At the beginning of 2020, Argentine painter Patricia Iglesias moved from New York City to Los Angeles, where, during the pandemic lockdown, she and her husband went on frequent neighborhood walks, explored nearby hiking trails, and generally spent more time outside than she ever had before. Iglesias began paying more attention to the flora and the fauna of her adopted home, and she imagined scenarios in which nature flourished unencumbered by human presence. “And then I started seeing all this news of the animals in different parts of the world claiming back their own space,” she says. “So I was seeing monkeys in the streets of India and dolphins in Venice, and I was thinking of this sense of who is the animal, right? I felt like maybe we were the animals in quarantine.”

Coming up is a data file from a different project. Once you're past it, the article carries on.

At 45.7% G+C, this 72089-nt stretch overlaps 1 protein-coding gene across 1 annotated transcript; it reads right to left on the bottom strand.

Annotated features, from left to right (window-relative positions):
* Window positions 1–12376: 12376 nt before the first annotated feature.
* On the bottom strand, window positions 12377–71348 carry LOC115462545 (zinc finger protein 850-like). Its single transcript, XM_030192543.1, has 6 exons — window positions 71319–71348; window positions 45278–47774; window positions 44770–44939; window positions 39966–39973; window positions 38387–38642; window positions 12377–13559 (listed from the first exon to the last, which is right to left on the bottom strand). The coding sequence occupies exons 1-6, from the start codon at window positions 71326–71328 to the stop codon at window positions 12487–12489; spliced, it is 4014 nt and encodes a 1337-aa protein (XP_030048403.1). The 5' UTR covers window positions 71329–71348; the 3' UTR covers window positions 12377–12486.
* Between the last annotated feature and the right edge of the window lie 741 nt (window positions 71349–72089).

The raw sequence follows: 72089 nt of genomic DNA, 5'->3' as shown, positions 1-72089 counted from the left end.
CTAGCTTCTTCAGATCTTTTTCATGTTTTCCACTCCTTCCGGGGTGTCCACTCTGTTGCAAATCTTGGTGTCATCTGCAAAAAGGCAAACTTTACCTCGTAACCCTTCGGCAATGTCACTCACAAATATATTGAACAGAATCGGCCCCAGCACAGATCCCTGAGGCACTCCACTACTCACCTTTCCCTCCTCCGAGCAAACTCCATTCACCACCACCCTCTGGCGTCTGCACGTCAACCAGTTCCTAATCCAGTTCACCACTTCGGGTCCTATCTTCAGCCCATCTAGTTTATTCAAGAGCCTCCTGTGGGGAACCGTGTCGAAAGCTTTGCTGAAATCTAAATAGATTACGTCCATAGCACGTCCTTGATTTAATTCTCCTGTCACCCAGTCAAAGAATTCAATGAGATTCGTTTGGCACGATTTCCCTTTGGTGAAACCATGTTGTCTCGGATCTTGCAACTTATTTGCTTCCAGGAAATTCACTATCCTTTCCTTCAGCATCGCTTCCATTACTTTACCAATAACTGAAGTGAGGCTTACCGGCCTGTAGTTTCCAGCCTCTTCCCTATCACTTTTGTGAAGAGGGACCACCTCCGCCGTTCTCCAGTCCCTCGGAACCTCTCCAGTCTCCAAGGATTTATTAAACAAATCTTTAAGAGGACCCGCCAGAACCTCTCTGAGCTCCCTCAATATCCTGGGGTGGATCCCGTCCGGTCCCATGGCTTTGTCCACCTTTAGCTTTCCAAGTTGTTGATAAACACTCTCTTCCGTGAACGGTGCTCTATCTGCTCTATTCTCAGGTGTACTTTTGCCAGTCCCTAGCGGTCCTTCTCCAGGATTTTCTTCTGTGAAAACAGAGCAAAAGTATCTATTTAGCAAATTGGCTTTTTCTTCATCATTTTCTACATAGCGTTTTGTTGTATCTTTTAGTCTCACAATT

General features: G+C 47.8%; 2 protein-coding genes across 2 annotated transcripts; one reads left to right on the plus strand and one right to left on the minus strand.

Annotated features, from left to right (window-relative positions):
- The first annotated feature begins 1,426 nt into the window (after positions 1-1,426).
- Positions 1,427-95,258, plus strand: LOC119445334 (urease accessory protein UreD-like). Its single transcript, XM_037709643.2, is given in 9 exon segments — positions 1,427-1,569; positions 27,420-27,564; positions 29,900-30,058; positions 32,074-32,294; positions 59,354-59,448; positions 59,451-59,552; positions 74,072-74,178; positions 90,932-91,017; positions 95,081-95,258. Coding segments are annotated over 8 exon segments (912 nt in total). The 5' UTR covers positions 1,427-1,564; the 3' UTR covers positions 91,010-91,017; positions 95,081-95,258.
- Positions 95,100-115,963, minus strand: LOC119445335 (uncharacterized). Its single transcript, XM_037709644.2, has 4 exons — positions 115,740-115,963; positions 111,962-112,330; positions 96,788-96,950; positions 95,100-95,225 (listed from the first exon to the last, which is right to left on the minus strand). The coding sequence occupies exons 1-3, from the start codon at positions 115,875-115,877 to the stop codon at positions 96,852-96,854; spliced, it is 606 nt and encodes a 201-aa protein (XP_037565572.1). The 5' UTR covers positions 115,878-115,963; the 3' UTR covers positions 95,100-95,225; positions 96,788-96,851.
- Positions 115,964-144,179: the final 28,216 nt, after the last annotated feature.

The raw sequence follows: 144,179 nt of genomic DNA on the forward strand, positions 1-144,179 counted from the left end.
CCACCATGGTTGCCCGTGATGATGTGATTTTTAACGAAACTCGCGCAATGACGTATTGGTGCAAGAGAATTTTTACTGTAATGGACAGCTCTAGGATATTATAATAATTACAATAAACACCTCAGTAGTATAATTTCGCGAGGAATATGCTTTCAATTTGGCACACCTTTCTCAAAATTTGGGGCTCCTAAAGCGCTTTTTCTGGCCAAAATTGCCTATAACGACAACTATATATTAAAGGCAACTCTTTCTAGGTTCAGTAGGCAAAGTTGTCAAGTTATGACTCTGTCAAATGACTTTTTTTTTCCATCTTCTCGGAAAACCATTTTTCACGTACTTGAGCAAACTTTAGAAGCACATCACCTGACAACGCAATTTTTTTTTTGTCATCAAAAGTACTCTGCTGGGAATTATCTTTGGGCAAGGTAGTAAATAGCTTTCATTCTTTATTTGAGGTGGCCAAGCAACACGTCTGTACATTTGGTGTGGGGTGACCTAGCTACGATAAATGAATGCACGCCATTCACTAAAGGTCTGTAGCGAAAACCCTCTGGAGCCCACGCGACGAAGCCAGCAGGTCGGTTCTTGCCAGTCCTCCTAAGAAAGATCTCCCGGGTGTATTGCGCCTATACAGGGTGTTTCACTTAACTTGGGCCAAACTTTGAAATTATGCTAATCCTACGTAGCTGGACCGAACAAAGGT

Iglesias’s two most recent series, Animals in Quarantine and Caminatas, are explorations of that idea. Iglesias rarely plans her compositions, preferring instead to let her insatiable need for color drive the strong, loose brushstrokes of her paintings. “I have an idea of a color—that’s how I start the paintings, but after that, there’s no planning,” she says. “The way that I work, I feel it’s very sculptural. I take paint away and then I add it in.” Her greatest reward, she says, has been hearing from viewers of her work. When she posted her initial animal paintings to Instagram in late 2020, “people were really responding, like, ‘We need this joy and this really speaks to us right now,’” she says.
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